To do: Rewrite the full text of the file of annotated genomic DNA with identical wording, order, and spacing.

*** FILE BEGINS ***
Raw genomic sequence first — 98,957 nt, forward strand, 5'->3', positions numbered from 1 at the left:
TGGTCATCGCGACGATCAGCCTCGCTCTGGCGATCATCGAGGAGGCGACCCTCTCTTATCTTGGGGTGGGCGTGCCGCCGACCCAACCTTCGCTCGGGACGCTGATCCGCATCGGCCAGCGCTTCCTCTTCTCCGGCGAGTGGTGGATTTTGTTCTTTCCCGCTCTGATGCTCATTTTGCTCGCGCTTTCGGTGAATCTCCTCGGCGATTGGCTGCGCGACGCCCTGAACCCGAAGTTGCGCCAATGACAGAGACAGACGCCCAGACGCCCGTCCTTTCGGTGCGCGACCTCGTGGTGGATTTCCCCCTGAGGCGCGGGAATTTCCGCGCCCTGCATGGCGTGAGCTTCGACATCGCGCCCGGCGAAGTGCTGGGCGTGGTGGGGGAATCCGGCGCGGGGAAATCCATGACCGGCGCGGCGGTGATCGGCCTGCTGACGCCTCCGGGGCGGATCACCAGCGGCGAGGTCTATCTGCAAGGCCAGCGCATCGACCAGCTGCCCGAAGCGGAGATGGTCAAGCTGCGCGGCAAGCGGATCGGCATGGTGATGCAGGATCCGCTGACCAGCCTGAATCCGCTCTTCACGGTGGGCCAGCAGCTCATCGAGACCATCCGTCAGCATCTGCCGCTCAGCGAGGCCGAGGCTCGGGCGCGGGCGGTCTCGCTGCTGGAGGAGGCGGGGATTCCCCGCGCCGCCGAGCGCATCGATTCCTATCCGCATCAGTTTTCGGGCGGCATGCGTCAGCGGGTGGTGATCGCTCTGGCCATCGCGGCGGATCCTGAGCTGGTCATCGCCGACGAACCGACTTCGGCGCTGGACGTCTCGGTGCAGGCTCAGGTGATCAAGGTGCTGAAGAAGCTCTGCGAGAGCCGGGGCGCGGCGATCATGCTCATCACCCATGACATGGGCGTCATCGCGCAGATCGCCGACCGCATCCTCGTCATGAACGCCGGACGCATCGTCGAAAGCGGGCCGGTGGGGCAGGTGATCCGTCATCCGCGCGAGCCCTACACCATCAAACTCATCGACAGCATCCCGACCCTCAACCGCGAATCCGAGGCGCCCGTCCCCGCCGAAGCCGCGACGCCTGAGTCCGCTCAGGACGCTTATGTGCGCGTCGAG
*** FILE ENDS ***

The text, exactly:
Raw genomic sequence first — 98,957 nt, forward strand, 5'->3', positions numbered from 1 at the left:
TGGTCATCGCGACGATCAGCCTCGCTCTGGCGATCATCGAGGAGGCGACCCTCTCTTATCTTGGGGTGGGCGTGCCGCCGACCCAACCTTCGCTCGGGACGCTGATCCGCATCGGCCAGCGCTTCCTCTTCTCCGGCGAGTGGTGGATTTTGTTCTTTCCCGCTCTGATGCTCATTTTGCTCGCGCTTTCGGTGAATCTCCTCGGCGATTGGCTGCGCGACGCCCTGAACCCGAAGTTGCGCCAATGACAGAGACAGACGCCCAGACGCCCGTCCTTTCGGTGCGCGACCTCGTGGTGGATTTCCCCCTGAGGCGCGGGAATTTCCGCGCCCTGCATGGCGTGAGCTTCGACATCGCGCCCGGCGAAGTGCTGGGCGTGGTGGGGGAATCCGGCGCGGGGAAATCCATGACCGGCGCGGCGGTGATCGGCCTGCTGACGCCTCCGGGGCGGATCACCAGCGGCGAGGTCTATCTGCAAGGCCAGCGCATCGACCAGCTGCCCGAAGCGGAGATGGTCAAGCTGCGCGGCAAGCGGATCGGCATGGTGATGCAGGATCCGCTGACCAGCCTGAATCCGCTCTTCACGGTGGGCCAGCAGCTCATCGAGACCATCCGTCAGCATCTGCCGCTCAGCGAGGCCGAGGCTCGGGCGCGGGCGGTCTCGCTGCTGGAGGAGGCGGGGATTCCCCGCGCCGCCGAGCGCATCGATTCCTATCCGCATCAGTTTTCGGGCGGCATGCGTCAGCGGGTGGTGATCGCTCTGGCCATCGCGGCGGATCCTGAGCTGGTCATCGCCGACGAACCGACTTCGGCGCTGGACGTCTCGGTGCAGGCTCAGGTGATCAAGGTGCTGAAGAAGCTCTGCGAGAGCCGGGGCGCGGCGATCATGCTCATCACCCATGACATGGGCGTCATCGCGCAGATCGCCGACCGCATCCTCGTCATGAACGCCGGACGCATCGTCGAAAGCGGGCCGGTGGGGCAGGTGATCCGTCATCCGCGCGAGCCCTACACCATCAAACTCATCGACAGCATCCCGACCCTCAACCGCGAATCCGAGGCGCCCGTCCCCGCCGAAGCCGCGACGCCTGAGTCCGCTCAGGACGCTTATGTGCGCGTCGAG